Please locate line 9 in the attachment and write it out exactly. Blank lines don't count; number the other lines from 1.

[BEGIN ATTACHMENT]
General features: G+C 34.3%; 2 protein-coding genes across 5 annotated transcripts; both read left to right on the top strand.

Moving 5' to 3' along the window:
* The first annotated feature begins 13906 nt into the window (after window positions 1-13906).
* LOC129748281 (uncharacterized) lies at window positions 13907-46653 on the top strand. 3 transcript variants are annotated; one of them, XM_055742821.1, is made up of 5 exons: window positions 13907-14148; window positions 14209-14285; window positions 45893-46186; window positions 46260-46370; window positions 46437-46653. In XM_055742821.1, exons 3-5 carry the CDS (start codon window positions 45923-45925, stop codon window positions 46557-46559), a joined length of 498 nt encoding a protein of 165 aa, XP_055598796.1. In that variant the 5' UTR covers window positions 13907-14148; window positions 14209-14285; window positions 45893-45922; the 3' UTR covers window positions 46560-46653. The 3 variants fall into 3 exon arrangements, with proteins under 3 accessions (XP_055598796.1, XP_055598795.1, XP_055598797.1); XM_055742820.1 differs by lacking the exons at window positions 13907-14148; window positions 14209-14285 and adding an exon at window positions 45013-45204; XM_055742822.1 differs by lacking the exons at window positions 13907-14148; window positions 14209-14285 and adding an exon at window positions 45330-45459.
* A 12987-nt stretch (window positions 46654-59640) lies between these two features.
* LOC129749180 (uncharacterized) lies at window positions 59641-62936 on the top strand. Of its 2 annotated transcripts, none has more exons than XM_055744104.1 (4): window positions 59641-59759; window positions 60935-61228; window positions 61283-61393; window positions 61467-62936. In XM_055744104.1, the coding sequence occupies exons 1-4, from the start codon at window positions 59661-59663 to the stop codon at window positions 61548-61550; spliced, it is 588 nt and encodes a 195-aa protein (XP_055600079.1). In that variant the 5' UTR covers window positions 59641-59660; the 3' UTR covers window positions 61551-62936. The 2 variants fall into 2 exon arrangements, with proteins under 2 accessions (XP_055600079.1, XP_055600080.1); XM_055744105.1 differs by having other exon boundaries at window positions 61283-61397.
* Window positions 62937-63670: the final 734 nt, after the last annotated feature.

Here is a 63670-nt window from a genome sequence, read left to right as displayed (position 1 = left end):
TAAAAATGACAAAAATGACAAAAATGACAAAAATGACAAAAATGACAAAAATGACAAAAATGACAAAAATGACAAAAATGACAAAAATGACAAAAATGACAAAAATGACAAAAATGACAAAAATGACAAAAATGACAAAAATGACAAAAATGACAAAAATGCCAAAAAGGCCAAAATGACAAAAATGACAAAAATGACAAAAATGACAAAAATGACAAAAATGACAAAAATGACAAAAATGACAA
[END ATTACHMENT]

TAAAAATGACAAAAATGACAAAAATGACAAAAATGACAAAAATGACAAAAATGACAAAAATGACAAAAATGACAAAAATGACAAAAATGACAAAAATGACAAAAATGACAAAAATGACAAAAATGACAAAAATGACAAAAATGACAAAAATGACAAAAATGCCAAAAAGGCCAAAATGACAAAAATGACAAAAATGACAAAAATGACAAAAATGACAAAAATGACAAAAATGACAAAAATGACAA